In Cheatham County, several residents have been working and fighting together to keep a new jail from moving in next door.
For some who live near Leeland Homestead on Smith Street, they see the land as the most historic place left in Ashland City.
Land by Leeland Homestead is being considered for the new jail in a final vote Monday night at the Cheatham County Commission meeting.
“All of our home values we've worked hard for all these years, we want to retire here, our value of our home will completely drop,” Stacey Earle Stuart said.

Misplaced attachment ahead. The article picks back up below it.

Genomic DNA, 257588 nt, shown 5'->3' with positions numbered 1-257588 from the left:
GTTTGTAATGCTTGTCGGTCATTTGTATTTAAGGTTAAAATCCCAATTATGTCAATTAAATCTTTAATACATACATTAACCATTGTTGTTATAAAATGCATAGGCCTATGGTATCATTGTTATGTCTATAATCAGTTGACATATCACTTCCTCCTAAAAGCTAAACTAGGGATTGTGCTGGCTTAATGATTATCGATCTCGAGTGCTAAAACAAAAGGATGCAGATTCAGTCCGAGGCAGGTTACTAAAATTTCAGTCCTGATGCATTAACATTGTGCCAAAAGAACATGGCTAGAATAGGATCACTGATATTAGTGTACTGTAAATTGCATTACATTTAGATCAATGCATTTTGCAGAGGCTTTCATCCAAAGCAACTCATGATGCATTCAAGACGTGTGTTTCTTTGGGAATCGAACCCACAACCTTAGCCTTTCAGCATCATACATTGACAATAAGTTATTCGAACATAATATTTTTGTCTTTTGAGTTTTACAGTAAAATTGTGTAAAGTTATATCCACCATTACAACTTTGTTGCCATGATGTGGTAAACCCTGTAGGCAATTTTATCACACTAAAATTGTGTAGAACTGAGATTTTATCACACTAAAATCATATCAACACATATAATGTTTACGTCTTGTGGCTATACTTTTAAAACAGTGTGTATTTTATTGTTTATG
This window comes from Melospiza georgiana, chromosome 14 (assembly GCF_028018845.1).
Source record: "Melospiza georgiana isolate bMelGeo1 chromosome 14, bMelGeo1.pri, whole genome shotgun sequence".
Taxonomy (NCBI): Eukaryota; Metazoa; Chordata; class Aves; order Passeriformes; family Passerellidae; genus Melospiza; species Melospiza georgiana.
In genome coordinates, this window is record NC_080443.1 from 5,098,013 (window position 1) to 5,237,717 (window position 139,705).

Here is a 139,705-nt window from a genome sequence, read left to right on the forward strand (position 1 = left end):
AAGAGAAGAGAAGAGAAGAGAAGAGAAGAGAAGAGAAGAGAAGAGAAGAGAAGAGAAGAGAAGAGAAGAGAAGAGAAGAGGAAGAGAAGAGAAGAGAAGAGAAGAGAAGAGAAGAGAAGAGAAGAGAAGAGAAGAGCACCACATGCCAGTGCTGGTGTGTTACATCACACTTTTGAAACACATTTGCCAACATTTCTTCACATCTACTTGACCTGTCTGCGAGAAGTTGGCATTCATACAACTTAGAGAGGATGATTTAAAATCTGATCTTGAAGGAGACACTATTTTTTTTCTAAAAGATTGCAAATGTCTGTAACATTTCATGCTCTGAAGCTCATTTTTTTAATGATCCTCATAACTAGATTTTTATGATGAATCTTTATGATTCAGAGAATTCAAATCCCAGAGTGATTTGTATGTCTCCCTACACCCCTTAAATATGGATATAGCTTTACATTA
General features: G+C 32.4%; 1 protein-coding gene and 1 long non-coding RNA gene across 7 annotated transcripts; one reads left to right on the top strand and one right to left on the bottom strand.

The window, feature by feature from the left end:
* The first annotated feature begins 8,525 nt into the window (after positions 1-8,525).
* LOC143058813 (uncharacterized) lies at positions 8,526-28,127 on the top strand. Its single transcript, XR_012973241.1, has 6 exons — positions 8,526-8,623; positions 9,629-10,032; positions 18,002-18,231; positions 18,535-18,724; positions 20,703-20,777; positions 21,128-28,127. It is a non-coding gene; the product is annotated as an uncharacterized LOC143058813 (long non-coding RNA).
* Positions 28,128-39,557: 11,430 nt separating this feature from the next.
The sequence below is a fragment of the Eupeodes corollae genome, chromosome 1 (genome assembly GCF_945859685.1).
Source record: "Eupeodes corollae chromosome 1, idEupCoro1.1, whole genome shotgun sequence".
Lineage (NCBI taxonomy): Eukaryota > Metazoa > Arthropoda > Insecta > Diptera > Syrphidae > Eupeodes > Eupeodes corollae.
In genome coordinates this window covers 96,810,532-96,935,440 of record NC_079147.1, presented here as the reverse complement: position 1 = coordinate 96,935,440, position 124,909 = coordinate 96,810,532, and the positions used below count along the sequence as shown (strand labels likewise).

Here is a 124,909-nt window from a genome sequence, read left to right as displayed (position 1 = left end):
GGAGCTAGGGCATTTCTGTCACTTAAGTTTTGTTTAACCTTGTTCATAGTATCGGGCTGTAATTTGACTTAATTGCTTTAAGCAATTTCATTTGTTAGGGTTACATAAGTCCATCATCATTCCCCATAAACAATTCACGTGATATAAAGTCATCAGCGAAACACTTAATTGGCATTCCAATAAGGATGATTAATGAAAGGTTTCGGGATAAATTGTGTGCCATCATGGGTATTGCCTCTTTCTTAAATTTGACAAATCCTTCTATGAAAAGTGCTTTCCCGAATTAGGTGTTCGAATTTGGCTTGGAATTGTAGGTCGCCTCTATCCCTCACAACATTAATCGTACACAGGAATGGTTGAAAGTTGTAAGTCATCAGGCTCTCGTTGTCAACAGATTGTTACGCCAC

The county has been considering buying the land to make way for a new criminal justice center, school bus shop, and a salt barn for the road department.
According to residents, the new additions could pose safety and environmental concerns.
“If we put a bus garage here with 300 buses, it won't be a pleasant sight for visitors to come see, so we are trying to make sure that it is presentable as a historic site,” David Lee said.
Lee said the historic home has been there since 1811.
"I think the county and city need to work together especially to take care of property and make sure it is used in the right way,” Ashland City Mayor Rick Johnson said.
Neighbors said they have been encouraging people who oppose the plan to show up or call their county commissioners.
The final vote on the issue has been set for the Cheatham County Commission meeting Monday evening.
NewsChannel 5 reached out to the sheriff and supporters of the new jail proposal, but they were unable to comment Sunday night.